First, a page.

A SCHOOL hosted a mental health week to help children cope with the conundrums of growing up.

Bladon CE Primary School near Woodstock dedicated this entire week of classes to healthy minds and bodies, providing special lessons and activities such as sport and meditation.

PE teacher Matt Gregor, the school’s mental health and wellbeing lead, said: “The era we live in now is very demanding, whether through social media and people comparing themselves, or the stresses of hitting grades - it's a big worry.

"There are more exams and more pressures on what [pupils] want to be when they are older.

"When things arise like exams or making new friends or going to new places, they can use the skillset they have learned.

"If they haven't learned to cope in different situations, when they get to secondary school problems become bigger."

Children still had subject classes as usual, as well as the special activities, but lessons were adapted to deliver a message about mental health.

The week coincided with World Mental Health Day on Wednesday, raising awareness and advocacy against social stigma.

Visitors during the week included a karate instructor called Sensei David, Pound Fit Oxford workout group, an Urban Strides dancer, meditation and yoga teacher Felicity Wood and a nutritionist from the Strength Chef.

One year ago the school started an ongoing project to promote mental health, introducing a relaxation corner and more of a focus on 'growth mindset', a learning theory that is said to teach resilience and reduce stress.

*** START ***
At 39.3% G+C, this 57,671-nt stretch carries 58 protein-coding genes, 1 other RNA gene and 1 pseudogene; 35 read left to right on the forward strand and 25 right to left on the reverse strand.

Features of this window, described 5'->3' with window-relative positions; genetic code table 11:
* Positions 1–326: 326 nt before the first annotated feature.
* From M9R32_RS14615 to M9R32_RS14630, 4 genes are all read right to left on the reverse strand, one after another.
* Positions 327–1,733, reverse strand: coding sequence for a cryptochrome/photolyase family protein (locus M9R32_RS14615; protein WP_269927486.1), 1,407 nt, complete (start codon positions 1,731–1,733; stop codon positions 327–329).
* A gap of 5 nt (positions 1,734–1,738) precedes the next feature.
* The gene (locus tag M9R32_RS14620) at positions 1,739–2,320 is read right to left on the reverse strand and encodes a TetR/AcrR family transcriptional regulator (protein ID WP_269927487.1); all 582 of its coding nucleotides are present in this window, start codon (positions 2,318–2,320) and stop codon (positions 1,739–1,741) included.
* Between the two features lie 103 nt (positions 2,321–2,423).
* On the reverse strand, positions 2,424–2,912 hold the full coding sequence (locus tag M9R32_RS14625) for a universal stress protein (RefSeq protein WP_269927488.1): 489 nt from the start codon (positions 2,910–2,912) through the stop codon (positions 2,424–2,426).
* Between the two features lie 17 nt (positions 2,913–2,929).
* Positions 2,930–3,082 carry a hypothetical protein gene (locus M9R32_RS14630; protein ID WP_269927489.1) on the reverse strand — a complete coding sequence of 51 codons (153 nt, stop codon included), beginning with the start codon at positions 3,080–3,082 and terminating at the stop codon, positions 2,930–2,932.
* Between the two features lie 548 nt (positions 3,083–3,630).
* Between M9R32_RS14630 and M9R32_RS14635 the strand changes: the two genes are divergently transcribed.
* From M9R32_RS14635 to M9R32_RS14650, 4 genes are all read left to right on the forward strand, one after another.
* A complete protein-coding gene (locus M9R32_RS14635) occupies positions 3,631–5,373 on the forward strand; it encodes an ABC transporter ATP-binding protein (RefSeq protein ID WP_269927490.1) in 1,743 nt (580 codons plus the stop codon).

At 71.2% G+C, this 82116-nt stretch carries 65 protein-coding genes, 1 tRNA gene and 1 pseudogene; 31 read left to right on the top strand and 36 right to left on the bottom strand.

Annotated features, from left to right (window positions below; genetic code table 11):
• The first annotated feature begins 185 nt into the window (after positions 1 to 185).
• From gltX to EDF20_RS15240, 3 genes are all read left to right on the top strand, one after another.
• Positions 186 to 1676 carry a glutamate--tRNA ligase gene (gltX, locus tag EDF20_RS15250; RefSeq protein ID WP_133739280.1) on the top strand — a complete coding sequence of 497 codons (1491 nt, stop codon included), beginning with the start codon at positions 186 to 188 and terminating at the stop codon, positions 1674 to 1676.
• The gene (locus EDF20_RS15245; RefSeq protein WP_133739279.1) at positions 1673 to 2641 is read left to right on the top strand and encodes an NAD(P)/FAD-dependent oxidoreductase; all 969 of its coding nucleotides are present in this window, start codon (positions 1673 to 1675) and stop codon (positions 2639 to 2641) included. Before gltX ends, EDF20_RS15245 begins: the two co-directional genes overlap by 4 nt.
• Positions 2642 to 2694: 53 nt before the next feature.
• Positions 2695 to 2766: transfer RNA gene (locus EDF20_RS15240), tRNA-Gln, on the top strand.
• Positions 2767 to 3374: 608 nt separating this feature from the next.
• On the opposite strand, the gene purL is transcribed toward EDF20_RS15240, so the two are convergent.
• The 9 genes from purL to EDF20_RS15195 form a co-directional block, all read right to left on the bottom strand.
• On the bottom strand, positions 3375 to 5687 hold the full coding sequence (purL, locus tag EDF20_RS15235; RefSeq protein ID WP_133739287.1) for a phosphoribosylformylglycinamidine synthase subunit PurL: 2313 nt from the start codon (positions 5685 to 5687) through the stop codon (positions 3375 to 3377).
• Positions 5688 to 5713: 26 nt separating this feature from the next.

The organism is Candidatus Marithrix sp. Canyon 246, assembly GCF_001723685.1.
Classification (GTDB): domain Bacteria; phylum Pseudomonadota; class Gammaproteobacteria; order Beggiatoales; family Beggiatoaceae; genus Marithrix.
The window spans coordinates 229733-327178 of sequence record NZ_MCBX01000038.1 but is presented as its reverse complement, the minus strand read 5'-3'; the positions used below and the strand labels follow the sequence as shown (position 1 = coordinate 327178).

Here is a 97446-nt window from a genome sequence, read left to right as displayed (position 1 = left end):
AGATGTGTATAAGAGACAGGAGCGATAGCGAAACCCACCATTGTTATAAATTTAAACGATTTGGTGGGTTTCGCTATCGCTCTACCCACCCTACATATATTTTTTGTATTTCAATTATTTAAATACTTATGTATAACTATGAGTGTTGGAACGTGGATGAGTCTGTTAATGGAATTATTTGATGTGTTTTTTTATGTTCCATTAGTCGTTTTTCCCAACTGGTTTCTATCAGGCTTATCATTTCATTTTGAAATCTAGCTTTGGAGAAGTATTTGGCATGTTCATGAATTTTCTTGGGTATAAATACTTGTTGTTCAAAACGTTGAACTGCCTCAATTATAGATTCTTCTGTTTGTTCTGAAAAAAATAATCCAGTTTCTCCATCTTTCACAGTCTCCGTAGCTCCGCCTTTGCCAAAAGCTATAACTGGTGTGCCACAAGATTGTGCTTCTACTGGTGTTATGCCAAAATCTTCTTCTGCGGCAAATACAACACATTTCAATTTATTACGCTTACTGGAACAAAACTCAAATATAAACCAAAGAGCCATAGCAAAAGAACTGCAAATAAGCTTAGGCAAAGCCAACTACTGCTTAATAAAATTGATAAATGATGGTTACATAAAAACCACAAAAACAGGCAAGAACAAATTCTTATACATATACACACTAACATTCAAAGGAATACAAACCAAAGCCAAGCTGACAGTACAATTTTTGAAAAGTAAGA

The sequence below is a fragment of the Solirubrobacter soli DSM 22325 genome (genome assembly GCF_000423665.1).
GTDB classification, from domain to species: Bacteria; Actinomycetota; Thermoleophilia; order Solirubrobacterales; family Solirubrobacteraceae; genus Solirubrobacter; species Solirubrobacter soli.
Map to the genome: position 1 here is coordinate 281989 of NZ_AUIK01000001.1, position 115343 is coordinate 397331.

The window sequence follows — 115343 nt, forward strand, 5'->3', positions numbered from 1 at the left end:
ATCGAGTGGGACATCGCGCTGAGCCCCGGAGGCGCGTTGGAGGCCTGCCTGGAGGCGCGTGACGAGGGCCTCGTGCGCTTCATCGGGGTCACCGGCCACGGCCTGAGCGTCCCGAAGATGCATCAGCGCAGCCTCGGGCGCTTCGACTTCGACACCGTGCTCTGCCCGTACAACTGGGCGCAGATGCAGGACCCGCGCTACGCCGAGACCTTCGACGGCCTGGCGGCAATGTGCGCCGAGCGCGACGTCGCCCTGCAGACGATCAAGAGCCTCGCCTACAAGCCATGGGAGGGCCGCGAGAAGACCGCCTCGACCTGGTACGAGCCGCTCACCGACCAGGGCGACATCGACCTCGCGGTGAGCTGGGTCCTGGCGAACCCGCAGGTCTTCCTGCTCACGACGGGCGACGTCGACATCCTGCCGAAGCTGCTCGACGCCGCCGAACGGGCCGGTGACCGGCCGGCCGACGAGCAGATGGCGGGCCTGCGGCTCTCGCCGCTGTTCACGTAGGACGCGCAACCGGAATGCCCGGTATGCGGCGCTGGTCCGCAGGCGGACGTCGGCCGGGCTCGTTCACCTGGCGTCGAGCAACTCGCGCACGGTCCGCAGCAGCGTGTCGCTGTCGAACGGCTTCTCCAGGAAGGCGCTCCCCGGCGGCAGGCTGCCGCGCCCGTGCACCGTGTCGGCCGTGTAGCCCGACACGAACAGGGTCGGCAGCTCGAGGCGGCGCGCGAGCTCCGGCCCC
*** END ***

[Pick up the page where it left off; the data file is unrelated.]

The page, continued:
Mr Gregor said the school has close links to the CAMHS (child and adolescent mental health services) in Oxfordshire and also values the importance of exercise, having been named runner-up in the 2017 Sporting Primary School of the year competition.

Bladon's headteacher Tracey Fletcher said the school tries to alleviate the stress of learning where possible - instead of being told they are taking SATs exams in Year 2, pupils are asked to complete the tests as part of 'secret agent training'.

Mrs Fletcher added: "We do our best job to equip children to deal with pressures.We want them to understand emptions and be able to listen to others and empathise.

"Our focus is resilience and helping them to bounce back when things don't go as planned."